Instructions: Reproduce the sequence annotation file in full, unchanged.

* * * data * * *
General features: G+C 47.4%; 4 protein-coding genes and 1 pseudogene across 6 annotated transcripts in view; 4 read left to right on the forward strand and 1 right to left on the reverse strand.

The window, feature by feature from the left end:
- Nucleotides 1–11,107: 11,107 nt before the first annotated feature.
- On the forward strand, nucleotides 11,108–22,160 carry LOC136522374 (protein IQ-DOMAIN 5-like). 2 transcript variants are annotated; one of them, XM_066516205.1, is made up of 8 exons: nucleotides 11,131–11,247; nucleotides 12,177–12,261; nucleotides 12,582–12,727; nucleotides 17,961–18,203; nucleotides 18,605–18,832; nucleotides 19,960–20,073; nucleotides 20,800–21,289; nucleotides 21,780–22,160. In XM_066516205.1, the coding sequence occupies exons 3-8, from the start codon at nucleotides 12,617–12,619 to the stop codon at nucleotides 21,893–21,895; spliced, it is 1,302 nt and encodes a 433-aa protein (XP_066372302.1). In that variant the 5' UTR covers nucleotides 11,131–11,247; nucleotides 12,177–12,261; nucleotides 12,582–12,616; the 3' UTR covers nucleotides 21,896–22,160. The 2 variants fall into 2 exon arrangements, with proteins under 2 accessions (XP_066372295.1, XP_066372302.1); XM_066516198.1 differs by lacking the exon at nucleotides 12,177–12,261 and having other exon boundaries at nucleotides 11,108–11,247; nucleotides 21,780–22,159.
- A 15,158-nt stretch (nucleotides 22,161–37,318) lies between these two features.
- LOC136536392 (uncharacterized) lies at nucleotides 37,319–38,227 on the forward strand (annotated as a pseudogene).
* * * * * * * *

General features: G+C 47.4%; 4 protein-coding genes and 1 pseudogene across 6 annotated transcripts in view; 4 read left to right on the forward strand and 1 right to left on the reverse strand.

The window, feature by feature from the left end:
- Nucleotides 1–11,107: 11,107 nt before the first annotated feature.
- On the forward strand, nucleotides 11,108–22,160 carry LOC136522374 (protein IQ-DOMAIN 5-like). 2 transcript variants are annotated; one of them, XM_066516205.1, is made up of 8 exons: nucleotides 11,131–11,247; nucleotides 12,177–12,261; nucleotides 12,582–12,727; nucleotides 17,961–18,203; nucleotides 18,605–18,832; nucleotides 19,960–20,073; nucleotides 20,800–21,289; nucleotides 21,780–22,160. In XM_066516205.1, the coding sequence occupies exons 3-8, from the start codon at nucleotides 12,617–12,619 to the stop codon at nucleotides 21,893–21,895; spliced, it is 1,302 nt and encodes a 433-aa protein (XP_066372302.1). In that variant the 5' UTR covers nucleotides 11,131–11,247; nucleotides 12,177–12,261; nucleotides 12,582–12,616; the 3' UTR covers nucleotides 21,896–22,160. The 2 variants fall into 2 exon arrangements, with proteins under 2 accessions (XP_066372295.1, XP_066372302.1); XM_066516198.1 differs by lacking the exon at nucleotides 12,177–12,261 and having other exon boundaries at nucleotides 11,108–11,247; nucleotides 21,780–22,159.
- A 15,158-nt stretch (nucleotides 22,161–37,318) lies between these two features.
- LOC136536392 (uncharacterized) lies at nucleotides 37,319–38,227 on the forward strand (annotated as a pseudogene).